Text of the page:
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Topographic Winds As An Aid To Pollution Transport From Northern France To Kent, Southeast England


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WIT Press


V. Nicolas-Perea, R. J. Odle & P. J. A. Burt


Long-distance airborne transport of pollutants is well known, but accurately identifying their sources can be problematic, especially if their dispersal is confounded by the specific airflows associated with topography. Because Kent is close to mainland Europe it is the area most likely to be affected by airborne pollution dispersal from northern France, and satellite imagery shows the dispersal of pollution plumes from there to southeast England. The fate of such plumes on arrival over Kent, however, is not known. Kent is bounded on three sides by the waters of the English Channel and the North Sea (plus the Thames Estuary), with a coastline stretching over 500 km. The county also possesses two major topographic barriers, the North and South Downs, plus significant areas of coastal plain. Consequently, topographically modified airflows might be expected to be complex. From the literature, it is clear that very little has been published on airflow and topography in the southeast of England, and Kent in particular. This paper presents the preliminary results of an investigation of airflow regimes in relation to the topography of southeast England, focusing on how topographic channelling produces local airflows and how, in turn, these might affect the dispersal of airborne particulate material in the 2.5 to 10 ┬Ám size fraction. The reliability of synoptic-scale weather data to assess local airflow is also assessed. An improved knowledge of pollution dispersal in this area should help link pollution and weather information in real time, leading to improved monitoring and forecasting of pollution episodes. Keywords: topography, wind, particulate material, dispersal, trajectory.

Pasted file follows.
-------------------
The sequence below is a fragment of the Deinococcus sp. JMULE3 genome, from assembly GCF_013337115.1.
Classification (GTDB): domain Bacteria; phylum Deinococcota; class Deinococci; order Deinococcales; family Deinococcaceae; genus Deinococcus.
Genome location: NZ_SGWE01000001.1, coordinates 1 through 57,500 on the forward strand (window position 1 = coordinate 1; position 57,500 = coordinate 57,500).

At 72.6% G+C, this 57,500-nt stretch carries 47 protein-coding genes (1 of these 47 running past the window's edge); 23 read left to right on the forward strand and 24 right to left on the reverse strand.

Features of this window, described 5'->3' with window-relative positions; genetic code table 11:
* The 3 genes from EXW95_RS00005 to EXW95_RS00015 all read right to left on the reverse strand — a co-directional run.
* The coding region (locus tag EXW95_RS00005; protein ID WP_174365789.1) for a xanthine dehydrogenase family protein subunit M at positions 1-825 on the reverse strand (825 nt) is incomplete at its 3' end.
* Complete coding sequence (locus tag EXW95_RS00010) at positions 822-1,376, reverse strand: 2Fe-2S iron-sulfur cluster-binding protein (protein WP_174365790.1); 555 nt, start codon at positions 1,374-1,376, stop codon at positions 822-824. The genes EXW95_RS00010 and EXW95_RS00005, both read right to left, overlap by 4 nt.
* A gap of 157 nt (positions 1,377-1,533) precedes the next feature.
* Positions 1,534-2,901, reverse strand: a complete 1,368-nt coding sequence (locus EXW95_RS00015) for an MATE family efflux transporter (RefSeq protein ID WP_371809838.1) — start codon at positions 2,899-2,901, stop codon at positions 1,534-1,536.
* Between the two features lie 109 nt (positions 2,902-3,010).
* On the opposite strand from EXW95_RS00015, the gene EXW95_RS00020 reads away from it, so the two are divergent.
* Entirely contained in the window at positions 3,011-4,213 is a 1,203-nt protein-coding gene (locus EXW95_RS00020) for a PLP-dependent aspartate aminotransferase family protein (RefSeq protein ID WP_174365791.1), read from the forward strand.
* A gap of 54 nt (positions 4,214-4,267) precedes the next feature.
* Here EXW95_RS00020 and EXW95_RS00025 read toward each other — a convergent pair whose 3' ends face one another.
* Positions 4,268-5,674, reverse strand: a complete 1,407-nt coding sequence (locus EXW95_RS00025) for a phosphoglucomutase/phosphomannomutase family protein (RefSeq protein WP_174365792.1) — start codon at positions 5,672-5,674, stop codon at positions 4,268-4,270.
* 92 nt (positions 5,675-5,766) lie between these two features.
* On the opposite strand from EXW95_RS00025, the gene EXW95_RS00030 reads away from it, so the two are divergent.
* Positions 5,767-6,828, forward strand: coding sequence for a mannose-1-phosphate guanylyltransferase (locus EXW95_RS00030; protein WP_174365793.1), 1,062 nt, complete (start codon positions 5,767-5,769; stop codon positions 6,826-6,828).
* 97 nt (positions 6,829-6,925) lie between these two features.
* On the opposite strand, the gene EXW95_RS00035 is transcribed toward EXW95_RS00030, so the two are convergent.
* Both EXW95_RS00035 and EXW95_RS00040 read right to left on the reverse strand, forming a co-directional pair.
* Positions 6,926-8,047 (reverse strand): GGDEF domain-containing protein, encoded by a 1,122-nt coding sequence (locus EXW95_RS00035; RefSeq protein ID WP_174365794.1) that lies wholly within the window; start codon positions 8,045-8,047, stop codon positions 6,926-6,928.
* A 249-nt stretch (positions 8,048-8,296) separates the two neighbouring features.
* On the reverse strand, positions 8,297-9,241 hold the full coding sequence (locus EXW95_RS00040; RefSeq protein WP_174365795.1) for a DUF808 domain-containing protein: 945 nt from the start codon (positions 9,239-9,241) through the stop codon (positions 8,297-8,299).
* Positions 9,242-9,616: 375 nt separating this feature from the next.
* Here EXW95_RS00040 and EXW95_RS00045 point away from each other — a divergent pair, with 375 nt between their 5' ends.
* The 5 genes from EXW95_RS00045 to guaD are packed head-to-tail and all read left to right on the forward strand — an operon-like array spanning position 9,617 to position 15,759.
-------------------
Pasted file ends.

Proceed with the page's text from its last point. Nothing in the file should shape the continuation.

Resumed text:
topography, wind, particulate material, dispersal, trajectory.